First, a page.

If you do this, the to_prepare block will need to be in application.rb instead of an initializer.

# config/application.rb
module MyApp
  class Application < Rails::Application

    # ...

    config.to_prepare do
      Noticed::Event.include Noticed::EventExtensions
      Noticed::Notification.include Noticed::NotificationExtensions
    end
  end
end

✅ Best Practices

Renaming Notifiers

If you rename a Notifier class your existing data and Noticed setup may break. This is because Noticed serializes the class name and sets it to the type column on the Noticed::Event record and the type column on the Noticed::Notification record.

When renaming a Notifier class you will need to backfill existing Events and Notifications to reference the new name.

Noticed::Event.where(type: "OldNotifierClassName").update_all(type: NewNotifierClassName.name)
# and
Noticed::Notification.where(type: "OldNotifierClassName::Notification").update_all(type: "#{NewNotifierClassName.name}::Notification")

🚛 Delivery Methods

The delivery methods are designed to be modular so you can customize the way each type gets delivered.

For example, emails will require a subject, body, and email address while an SMS requires a phone number and simple message. You can define the formats for each of these in your Notifier and the delivery method will handle the processing of it.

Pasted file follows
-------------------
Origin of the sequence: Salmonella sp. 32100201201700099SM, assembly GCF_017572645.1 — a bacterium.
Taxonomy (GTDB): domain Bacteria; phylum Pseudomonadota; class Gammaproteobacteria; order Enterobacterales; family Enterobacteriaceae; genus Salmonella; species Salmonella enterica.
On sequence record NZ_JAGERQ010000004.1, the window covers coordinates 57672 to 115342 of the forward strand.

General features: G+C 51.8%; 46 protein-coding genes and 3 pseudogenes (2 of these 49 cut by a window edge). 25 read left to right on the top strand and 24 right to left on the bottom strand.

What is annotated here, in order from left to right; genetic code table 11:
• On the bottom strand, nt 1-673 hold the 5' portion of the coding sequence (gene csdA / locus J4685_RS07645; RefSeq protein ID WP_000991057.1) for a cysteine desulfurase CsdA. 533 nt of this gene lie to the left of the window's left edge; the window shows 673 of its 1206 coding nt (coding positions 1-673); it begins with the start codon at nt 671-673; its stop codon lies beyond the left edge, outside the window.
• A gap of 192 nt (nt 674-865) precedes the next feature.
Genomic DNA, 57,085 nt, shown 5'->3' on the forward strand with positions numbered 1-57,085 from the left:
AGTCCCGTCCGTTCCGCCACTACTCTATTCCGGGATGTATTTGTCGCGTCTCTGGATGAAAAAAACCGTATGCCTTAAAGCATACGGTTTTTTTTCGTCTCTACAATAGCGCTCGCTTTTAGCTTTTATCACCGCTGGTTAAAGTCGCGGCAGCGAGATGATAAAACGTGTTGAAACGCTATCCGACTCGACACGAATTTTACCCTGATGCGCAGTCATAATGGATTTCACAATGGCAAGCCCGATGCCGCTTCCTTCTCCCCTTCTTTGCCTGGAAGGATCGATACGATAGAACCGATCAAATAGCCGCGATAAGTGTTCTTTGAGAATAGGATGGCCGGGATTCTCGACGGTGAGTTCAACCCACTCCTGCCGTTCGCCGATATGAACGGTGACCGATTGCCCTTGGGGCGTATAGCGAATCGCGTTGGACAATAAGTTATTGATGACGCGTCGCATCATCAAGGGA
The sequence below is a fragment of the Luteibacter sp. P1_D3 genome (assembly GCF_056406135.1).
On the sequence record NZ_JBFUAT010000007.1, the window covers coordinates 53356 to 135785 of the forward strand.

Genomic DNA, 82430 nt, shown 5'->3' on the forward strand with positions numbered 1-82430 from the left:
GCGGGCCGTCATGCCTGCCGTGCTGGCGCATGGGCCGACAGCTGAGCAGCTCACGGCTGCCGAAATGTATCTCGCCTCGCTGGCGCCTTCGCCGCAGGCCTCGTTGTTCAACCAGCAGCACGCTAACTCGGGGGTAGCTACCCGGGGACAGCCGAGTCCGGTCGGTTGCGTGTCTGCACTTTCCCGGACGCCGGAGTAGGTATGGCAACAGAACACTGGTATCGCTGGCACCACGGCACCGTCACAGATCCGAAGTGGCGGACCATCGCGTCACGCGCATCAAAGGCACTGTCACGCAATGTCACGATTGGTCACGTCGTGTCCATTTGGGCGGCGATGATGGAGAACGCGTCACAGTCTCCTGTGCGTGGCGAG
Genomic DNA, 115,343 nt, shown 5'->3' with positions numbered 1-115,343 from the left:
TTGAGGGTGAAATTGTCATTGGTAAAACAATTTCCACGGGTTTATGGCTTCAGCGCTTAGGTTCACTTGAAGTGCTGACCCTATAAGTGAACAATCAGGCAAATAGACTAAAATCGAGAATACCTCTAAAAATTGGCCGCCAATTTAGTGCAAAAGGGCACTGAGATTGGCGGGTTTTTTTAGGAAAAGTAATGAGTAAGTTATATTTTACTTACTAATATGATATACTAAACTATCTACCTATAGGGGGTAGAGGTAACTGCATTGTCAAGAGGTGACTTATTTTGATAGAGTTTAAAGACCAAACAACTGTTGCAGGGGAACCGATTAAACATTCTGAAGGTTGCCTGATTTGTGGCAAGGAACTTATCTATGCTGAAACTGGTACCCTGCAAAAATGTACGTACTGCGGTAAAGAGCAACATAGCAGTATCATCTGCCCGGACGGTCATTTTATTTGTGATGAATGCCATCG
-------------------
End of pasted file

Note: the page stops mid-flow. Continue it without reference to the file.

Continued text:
Individual delivery methods:

Bulk delivery methods:

No Delivery Methods

It’s worth pointing out that you can have a fully-functional and useful Notifier that has no delivery methods. This means that invoking the Notifier and ‘sending’ the notification will only create new database records (no external surfaces like email, sms, etc.). This is still useful as it’s the database records that allow your app to render a user’s (or other object’s) notifications in your web UI.

So even with no delivery methods set, this example is still perfectly available and helpful:

<div>
  <% @user.notifications.each do |notification| %>
    <%= link_to notification.message, notification.url %>
  <% end %>
</div>

Sending a notification is entirely an internal-to-your-app function. Delivery methods just get the word out! But many apps may be fully satisfied without that extra layer.

Fallback Notifications

A common pattern is to deliver a notification via a real (or real-ish)-time service, then, after some time has passed, email the user if they have not yet read the notification. You can implement this functionality by combining multiple delivery methods, the wait option, and the conditional if / unless option.